Digital Information of Public Sector Bodies
Under EU law, EU Member States are obliged to ensure that all public-sector bodies’ websites and mobile applications are accessible, such as those from your city council or ministry of justice.
- There must be better access to the websites and mobile applications of public services – with a number of exceptions (e.g. broadcasters, livestreaming).
- Websites and mobile apps of the public sector must include a feedback mechanism, for the users to request an accessible alternative when some content is not accessible. This feedback mechanism can be a form, e-mail address, etc.
- They must display a document (webpage or other) with information on the accessibility of the website or the mobile app. All websites have to be accessible by 23 September 2020. All mobile applications have to be accessible by 23 June 2021.
- There should be a national public body responsible for web and mobile accessibility, which users can reach if the website or app owners do not respond to their feedback.
- The Member States also need to monitor and report on accessibility of public sector websites and mobile apps by Member States. These reports must be public.
Consult the Directive on the accessibility of the websites and mobile applications of public sector bodies.
Learn more details about how this legislation should be put into national legislation and practice in the EDF toolkit on transposition of the Web accessibility Directive.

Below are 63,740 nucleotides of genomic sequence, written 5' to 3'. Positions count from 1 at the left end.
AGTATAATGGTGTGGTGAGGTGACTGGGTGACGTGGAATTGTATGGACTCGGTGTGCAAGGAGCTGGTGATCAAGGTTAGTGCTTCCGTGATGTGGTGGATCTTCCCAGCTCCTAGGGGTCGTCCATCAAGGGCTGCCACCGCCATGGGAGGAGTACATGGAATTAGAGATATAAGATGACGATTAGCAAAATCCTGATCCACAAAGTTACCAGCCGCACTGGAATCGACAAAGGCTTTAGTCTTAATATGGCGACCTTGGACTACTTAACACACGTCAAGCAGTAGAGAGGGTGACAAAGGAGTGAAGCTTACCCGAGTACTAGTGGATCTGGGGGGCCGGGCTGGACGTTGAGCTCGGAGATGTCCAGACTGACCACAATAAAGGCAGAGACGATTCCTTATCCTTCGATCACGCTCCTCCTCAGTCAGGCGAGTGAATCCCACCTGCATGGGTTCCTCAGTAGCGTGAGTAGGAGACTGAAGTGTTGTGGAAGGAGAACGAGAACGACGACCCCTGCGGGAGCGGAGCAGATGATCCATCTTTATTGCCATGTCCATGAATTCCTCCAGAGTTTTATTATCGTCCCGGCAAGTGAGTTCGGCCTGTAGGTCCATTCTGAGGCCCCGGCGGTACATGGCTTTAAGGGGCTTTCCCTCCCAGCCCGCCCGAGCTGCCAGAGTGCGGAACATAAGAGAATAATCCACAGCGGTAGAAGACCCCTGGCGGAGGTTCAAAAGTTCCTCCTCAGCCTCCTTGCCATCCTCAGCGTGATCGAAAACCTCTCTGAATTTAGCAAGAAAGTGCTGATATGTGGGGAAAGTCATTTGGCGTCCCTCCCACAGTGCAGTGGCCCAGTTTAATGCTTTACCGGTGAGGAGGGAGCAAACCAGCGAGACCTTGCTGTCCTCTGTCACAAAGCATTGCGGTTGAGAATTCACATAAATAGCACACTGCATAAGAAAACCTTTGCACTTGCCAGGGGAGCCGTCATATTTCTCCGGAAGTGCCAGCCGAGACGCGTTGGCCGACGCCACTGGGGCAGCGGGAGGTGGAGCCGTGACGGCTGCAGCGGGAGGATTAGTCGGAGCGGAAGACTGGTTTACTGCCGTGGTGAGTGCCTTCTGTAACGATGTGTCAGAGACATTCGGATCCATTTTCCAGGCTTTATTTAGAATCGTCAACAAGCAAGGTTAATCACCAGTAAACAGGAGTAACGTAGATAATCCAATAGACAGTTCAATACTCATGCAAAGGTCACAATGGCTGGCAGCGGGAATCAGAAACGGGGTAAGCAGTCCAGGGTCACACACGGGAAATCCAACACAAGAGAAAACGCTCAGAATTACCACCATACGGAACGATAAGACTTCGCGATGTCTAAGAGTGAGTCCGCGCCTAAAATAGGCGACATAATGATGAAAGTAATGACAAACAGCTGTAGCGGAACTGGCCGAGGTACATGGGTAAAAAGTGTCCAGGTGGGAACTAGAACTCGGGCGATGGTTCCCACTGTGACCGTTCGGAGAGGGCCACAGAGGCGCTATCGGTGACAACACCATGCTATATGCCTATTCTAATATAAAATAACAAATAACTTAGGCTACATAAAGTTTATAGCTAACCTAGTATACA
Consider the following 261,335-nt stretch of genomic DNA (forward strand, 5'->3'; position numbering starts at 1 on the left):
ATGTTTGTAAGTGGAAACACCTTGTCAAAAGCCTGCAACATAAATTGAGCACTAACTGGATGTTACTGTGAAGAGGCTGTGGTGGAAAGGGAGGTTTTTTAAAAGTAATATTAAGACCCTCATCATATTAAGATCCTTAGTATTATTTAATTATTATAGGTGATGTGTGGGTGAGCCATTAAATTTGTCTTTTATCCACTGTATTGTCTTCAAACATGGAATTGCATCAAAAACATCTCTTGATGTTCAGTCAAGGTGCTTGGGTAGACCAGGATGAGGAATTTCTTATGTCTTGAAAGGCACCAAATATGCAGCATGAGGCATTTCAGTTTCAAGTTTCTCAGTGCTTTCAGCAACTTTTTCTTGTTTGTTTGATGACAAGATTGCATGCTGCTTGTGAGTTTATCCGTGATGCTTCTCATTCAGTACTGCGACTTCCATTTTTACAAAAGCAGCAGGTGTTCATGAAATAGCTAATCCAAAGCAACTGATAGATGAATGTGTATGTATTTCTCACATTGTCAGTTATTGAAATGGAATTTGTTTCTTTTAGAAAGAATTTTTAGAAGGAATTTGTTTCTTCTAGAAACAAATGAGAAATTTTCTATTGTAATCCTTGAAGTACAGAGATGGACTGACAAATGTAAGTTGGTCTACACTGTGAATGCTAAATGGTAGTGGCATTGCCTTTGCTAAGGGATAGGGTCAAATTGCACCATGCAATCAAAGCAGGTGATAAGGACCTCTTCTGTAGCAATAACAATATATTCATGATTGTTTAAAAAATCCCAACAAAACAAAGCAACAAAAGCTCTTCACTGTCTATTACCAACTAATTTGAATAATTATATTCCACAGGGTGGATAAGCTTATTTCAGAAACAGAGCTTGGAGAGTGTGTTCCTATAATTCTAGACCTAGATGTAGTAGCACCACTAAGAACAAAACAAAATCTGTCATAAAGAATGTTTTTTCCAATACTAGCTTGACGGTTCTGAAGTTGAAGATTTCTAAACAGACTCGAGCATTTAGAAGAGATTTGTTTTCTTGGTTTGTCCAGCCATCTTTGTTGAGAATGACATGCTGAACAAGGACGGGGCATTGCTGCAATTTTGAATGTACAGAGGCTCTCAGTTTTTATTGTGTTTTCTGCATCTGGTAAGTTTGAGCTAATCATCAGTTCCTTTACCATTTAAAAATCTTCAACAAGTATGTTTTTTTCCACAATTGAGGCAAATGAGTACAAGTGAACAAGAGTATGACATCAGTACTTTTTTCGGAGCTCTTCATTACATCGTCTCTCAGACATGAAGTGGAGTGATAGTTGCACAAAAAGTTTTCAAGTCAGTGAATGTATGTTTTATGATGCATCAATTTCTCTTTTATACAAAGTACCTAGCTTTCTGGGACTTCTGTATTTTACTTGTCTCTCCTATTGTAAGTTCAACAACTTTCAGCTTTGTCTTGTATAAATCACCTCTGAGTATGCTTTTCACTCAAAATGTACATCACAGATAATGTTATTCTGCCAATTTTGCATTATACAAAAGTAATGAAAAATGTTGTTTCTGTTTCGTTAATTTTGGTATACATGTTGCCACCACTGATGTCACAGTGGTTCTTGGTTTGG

The EU electronic communication rules ensure that persons with disabilities enjoy equivalent access and choice to telephony (landline, mobile telephones, etc.). The providers need to provide relevant assistive technologies and services to persons with disabilities, such as interpreting services and relay services, so everyone can communicate on an equal basis.
You can also call the European emergency number 112 from any type of phone, wherever you are in Europe. It also should guarantee that the access for persons with disabilities to emergency services is equivalent to that enjoyed by other persons.
- Consult the webpage on EU rules on 112.
EU legislation ensures that audio-visual media service providers, meaning public or commercial TV channels and services of video on-demand (such as Netflix), make their services gradually more accessible to persons with disabilities. This means that there must be more subtitles for the deaf and hard of hearing, audio description, sign language interpretation, and audio subtitles on European broadcasted audio-visual content.
- Consult the Commission’s webpage on the Audiovisual Media Service Directive, and the Directive on the coordination of certain provisions laid down by law, regulation or administrative action in Member States concerning the provision of audiovisual media services (Audiovisual Media Services Directive).
This Directive is currently open to review. Once it is adopted by the Parliament and the Council, EU Member States will have 21 months to adopt it into national legislation. The implementation of the accessibility provisions will depend on each Member State.